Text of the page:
4.3.            Compression Duration:

The duration of compression, or the time that the material is subjected to a compressive load, can impact its compression set. Longer compression times typically result in greater permanent deformation as the material may undergo more extensive relaxation and creep processes.

4.4.            Compression Stress/Pressure:

The magnitude of the compressive stress or pressure applied to the material can influence its compression set behavior. Higher stress levels may cause greater deformation and lead to higher compression set values, especially if the material approaches its elastic limit or undergoes plastic deformation.

4.5.            Environmental Factors:

Environmental conditions such as humidity, exposure to chemicals, UV radiation, and other environmental factors can affect the material’s compression set properties. Certain environmental conditions may accelerate degradation or alter the material’s mechanical properties, leading to changes in compression set behavior over time.

4.6.            Material Age and History:

The age and history of the material, including any prior deformation or exposure to compression, can impact its compression set performance. Materials that have undergone repeated compression cycles or prolonged use may exhibit higher compression set values due to accumulated damage or fatigue.

4.7.            Processing Conditions:

The processing conditions used during manufacturing, such as curing temperature, pressure, and time, can affect the material’s microstructure and mechanical properties, including its compression set behavior. Variations in processing conditions can lead to differences in material performance and compression set resistance.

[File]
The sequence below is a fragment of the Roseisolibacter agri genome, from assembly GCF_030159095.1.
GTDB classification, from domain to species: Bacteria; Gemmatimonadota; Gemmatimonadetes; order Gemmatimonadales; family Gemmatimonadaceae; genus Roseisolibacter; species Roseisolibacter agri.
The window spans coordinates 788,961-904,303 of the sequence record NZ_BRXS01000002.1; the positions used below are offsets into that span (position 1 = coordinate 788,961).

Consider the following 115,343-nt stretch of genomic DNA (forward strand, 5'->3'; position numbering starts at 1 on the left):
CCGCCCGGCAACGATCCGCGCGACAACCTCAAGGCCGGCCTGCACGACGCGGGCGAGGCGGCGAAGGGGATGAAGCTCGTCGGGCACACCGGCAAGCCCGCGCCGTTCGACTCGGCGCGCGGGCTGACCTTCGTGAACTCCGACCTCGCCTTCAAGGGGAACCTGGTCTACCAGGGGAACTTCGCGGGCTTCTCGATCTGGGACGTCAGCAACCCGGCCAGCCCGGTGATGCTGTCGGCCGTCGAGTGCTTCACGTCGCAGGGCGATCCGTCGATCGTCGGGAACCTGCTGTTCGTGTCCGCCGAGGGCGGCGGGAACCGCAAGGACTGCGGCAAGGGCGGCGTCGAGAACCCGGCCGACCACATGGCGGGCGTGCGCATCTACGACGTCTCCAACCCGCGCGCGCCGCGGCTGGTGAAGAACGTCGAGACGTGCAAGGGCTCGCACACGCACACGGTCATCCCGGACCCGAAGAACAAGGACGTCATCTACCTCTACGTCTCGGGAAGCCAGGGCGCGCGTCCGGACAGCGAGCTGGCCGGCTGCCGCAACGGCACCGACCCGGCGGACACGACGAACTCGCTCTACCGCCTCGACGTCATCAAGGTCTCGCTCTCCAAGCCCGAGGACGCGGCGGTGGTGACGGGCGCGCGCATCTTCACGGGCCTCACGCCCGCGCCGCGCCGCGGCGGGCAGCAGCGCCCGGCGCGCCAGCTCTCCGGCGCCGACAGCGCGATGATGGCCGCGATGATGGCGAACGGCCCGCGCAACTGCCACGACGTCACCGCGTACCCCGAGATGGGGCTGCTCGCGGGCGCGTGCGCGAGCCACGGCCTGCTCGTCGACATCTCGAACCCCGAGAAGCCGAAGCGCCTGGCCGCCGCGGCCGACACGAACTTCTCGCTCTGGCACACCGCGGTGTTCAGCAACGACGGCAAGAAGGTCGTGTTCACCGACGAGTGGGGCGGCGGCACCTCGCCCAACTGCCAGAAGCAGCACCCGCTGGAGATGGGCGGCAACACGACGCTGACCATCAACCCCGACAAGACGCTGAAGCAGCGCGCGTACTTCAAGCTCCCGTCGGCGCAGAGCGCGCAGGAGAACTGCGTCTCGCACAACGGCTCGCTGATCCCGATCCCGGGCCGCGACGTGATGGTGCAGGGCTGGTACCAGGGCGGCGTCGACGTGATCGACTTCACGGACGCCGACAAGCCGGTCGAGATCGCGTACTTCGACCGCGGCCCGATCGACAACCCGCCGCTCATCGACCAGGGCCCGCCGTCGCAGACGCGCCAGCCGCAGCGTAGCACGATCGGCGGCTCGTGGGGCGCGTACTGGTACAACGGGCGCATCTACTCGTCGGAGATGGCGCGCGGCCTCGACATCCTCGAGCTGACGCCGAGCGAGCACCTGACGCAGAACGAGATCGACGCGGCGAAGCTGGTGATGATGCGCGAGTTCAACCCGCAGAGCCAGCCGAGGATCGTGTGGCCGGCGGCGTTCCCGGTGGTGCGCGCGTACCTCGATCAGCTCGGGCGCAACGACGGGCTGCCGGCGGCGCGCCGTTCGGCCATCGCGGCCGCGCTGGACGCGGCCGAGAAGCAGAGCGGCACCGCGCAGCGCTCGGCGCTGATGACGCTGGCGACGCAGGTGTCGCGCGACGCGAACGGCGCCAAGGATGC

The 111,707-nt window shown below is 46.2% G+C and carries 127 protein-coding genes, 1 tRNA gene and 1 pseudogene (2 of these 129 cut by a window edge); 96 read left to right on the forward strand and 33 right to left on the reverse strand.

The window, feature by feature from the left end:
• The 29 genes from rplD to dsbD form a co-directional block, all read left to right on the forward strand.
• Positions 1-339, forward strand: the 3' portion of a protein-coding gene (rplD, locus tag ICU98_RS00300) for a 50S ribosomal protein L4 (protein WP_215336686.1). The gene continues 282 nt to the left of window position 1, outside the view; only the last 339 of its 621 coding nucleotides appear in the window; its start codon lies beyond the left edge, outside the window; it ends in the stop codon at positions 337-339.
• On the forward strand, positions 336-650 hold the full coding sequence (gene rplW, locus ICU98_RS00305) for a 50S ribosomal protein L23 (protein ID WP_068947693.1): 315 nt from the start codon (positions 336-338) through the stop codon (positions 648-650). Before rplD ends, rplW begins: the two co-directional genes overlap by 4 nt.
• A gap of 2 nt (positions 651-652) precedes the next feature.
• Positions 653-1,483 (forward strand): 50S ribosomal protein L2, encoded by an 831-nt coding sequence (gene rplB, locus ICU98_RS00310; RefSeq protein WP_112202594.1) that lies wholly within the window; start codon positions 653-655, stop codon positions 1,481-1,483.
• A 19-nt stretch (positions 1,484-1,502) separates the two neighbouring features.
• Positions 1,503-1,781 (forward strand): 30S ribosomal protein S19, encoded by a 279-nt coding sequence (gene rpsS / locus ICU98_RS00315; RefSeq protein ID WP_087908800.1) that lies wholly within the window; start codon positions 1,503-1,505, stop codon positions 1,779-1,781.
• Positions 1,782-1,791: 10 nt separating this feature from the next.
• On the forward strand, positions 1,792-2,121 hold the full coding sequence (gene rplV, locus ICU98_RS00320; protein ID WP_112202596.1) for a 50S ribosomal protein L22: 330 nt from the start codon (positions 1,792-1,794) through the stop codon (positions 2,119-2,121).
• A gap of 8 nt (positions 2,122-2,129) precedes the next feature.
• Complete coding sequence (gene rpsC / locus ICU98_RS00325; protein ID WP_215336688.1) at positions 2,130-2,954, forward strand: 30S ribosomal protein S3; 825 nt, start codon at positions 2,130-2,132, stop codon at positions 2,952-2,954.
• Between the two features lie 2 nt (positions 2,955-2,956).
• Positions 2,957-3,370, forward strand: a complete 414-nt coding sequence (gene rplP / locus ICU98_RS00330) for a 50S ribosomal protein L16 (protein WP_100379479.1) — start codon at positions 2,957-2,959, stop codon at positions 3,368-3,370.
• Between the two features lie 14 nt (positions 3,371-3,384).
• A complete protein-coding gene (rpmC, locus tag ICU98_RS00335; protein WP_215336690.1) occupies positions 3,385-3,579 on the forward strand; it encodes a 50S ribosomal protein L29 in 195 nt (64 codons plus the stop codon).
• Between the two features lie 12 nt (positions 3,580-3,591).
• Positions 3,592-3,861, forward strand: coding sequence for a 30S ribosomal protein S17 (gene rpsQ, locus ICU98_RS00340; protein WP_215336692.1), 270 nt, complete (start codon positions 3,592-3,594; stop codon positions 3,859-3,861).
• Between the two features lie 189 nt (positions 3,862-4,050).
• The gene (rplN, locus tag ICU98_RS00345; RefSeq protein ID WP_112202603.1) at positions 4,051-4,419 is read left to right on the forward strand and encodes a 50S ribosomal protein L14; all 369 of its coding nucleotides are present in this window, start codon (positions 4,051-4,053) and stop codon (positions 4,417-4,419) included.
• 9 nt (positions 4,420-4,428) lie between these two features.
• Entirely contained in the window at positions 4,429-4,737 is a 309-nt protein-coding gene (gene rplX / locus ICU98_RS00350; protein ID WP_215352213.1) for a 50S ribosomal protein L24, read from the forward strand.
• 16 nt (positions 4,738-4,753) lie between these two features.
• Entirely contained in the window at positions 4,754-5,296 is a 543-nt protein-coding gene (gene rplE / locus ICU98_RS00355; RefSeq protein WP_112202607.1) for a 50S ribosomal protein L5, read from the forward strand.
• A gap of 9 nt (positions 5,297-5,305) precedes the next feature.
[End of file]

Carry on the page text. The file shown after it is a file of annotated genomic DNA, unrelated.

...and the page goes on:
4.8.            Filler Type and Loading:

The type and loading level of fillers added to the material, such as carbon black, silica, or other reinforcing agents, can influence its compression set properties. Fillers can improve stiffness, strength, and wear resistance but may also affect the material’s ability to recover from compression.

By considering these factors and conducting comprehensive testing under relevant conditions, manufacturers and researchers can better understand and optimize the compression set performance of materials for specific applications.

V. What Are the Common Materials with Lower Compression Set?


Materials with lower percentage compression set typically exhibit better elastic recovery and resilience after compression. Some common materials known for their low compression set properties include:

5.1.            Fluoroelastomers (FKM/Viton):

Fluoroelastomers are known for their excellent resistance to heat, chemicals, and compression set. They are often used in demanding sealing applications where low compression set and long-term performance are essential, such as in automotive seals and gaskets.

5.2.            Perfluoroelastomers (FFKM):

Perfluoroelastomers offer even higher temperature and chemical resistance compared to fluoroelastomers and typically have very low compression set values. They are used in extreme environments where conventional elastomers would fail, such as in semiconductor manufacturing and aerospace applications.

5.3.            Silicone Rubber: